Tags: clapper | intelligence | wikileaks | blabbing | secrets | media

Spy Chief Clapper: No More Blabbing Secrets

Monday, 30 Aug 2010 08:18 PM


WASHINGTON – The U.S. intelligence chief warned spy agencies against "blabbing secrets" to the media, saying that employees should be seen but not heard.

In a blunt memo, James Clapper, the new national intelligence director, scolded staff members about leaks that appeared in recent news reports, saying that such breaches are a "serious matter."

"I am concerned that recent leaks regarding our work have received prominent attention in the media," he said in the memo obtained by AFP.

He did not say which reports he was referring to, but U.S. newspapers recently quoted unnamed officials about proposed drone CIA operations in Yemen and Afghan officials allegedly on the spy agency's payroll.

Top U.S. officials also were stunned in July by the release of tens of thousands of secret files on the war in Afghanistan, posted on the WikiLeaks website.

There are "established procedures for authorized officers to interact with the media," Clapper wrote.

But for other personnel, passing on classified information without approval "is both a serious matter and a diversion from the critical tasks we face.

"In other words, blabbing secrets to the media is not 'in' as far as I'm concerned."

Clapper recalled that, when President Barack Obama nominated him to the intelligence director's position, "I said that people in the intelligence business should be like my grandchildren — seen but not heard."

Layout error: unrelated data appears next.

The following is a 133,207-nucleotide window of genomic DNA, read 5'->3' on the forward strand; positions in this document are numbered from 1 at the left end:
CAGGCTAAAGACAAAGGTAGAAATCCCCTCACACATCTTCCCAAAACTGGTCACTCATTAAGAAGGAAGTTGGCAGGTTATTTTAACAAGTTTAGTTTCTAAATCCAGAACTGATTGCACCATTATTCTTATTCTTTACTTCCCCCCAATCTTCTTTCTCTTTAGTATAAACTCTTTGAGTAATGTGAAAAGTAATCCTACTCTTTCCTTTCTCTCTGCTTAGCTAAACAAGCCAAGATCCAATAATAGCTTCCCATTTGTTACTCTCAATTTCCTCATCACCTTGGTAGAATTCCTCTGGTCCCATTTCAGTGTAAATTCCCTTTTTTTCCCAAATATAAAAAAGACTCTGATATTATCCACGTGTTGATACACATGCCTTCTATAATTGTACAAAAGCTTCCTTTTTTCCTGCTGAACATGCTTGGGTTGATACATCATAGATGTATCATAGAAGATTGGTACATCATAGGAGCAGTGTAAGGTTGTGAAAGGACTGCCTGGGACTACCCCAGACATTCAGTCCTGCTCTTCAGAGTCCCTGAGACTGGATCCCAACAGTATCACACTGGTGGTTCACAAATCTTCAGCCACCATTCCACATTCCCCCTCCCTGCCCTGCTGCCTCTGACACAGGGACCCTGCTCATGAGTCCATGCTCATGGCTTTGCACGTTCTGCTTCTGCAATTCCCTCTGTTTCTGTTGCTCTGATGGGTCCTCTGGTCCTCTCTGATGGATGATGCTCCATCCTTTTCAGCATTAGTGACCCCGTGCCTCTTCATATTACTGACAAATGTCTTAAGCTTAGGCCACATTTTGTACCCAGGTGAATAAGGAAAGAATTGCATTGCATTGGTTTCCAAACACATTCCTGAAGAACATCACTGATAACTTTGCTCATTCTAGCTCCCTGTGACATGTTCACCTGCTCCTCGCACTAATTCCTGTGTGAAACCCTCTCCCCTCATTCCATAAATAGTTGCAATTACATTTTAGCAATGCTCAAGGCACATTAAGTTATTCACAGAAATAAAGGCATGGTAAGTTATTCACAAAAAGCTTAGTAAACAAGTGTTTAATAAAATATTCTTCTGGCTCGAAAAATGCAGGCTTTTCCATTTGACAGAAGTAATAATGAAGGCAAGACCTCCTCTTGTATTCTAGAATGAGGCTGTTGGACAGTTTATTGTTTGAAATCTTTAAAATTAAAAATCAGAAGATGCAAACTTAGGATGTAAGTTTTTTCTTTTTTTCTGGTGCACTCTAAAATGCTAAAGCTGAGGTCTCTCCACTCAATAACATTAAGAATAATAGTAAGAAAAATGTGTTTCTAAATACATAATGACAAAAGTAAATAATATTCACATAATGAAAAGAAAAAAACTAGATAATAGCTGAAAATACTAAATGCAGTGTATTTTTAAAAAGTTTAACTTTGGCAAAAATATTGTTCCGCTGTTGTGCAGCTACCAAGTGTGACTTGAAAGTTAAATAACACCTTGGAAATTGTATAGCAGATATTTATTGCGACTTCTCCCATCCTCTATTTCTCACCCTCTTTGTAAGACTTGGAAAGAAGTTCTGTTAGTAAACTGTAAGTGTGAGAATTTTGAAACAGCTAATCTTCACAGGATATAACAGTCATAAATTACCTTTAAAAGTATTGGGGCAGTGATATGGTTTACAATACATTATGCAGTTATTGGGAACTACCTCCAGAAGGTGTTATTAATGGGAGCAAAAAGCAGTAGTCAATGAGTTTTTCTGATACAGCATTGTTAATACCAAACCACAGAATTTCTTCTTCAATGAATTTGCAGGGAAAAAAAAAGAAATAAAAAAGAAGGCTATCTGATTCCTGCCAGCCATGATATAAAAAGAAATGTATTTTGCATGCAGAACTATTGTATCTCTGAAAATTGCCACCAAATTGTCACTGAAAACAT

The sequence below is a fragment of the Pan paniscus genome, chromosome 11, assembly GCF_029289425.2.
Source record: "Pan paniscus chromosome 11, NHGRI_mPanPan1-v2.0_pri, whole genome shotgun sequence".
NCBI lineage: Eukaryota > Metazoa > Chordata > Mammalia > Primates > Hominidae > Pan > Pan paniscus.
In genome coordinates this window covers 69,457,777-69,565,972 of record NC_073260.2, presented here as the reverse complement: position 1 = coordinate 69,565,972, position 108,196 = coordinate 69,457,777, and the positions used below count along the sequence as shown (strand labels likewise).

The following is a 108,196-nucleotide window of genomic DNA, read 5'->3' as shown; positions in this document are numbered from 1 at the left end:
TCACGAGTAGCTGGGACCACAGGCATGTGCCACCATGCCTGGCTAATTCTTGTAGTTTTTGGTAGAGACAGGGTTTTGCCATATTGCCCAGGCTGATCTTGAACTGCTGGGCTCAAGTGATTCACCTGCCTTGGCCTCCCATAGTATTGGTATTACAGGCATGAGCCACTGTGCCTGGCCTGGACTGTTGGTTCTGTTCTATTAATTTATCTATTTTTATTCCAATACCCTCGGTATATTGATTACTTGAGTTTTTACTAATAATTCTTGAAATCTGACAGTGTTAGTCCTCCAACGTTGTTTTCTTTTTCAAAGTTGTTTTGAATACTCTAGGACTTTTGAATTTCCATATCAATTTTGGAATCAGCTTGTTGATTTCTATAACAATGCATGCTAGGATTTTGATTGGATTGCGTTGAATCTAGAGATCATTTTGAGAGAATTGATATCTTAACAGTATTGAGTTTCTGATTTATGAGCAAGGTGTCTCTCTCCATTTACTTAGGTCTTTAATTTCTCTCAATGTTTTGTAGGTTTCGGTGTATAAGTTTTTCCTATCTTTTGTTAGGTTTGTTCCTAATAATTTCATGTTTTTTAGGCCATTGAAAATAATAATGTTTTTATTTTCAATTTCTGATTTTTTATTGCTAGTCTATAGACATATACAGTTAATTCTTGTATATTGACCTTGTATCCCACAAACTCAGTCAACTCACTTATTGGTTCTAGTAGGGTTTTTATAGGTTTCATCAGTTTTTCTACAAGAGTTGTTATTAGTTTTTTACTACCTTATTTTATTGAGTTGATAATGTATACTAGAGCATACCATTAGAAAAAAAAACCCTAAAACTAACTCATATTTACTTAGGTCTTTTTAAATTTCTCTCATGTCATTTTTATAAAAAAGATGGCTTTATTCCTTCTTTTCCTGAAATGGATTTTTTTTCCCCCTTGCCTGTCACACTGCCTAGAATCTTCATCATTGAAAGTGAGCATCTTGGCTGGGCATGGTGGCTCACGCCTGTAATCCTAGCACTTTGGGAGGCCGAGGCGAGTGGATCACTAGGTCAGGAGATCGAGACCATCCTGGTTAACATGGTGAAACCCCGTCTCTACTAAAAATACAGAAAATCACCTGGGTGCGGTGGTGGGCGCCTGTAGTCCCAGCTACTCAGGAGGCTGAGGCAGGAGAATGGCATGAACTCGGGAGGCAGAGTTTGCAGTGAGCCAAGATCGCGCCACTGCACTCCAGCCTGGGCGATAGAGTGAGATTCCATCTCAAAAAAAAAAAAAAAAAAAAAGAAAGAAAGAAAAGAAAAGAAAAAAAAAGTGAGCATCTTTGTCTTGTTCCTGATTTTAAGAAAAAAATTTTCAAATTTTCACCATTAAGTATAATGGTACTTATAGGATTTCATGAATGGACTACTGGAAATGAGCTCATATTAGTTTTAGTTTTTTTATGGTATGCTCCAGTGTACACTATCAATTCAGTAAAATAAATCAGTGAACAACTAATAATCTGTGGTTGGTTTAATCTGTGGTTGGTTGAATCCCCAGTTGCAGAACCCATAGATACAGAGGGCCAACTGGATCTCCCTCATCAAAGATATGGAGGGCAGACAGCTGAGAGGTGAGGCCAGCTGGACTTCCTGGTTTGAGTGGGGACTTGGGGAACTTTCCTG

The Obama administration has adopted a tough line against leaks, filing charges against those suspected of disclosing classified information.

But news reporting suggests government officials continue to reveal secret details to journalists in an attempt to shape policy and undermine rival agencies.

The memo was the latest sign "that the administration remains vexed by leaks," said Steven Aftergood of the Federation of American Scientists, who writes a blog on government secrecy.

"But the memo itself is just a reminder, and doesn't seem to represent a new policy. The pending prosecutions send a more ominous signal," he told AFP in an e-mail.

Last week, the Justice Department unveiled an indictment against a State Department contractor, Stephen Jin-Woo Kim, for allegedly passing on defense information. Kim has pleaded not guilty.

The case reportedly involves a 2009 intelligence assessment given to Fox News, saying that North Korea was likely to respond to U.N. sanctions by launching another nuclear test.

In July, U.S. Defense Secretary Robert Gates also gave a stern warning to the Pentagon workforce over the media, saying those who violated the law would be prosecuted.

© AFP 2015

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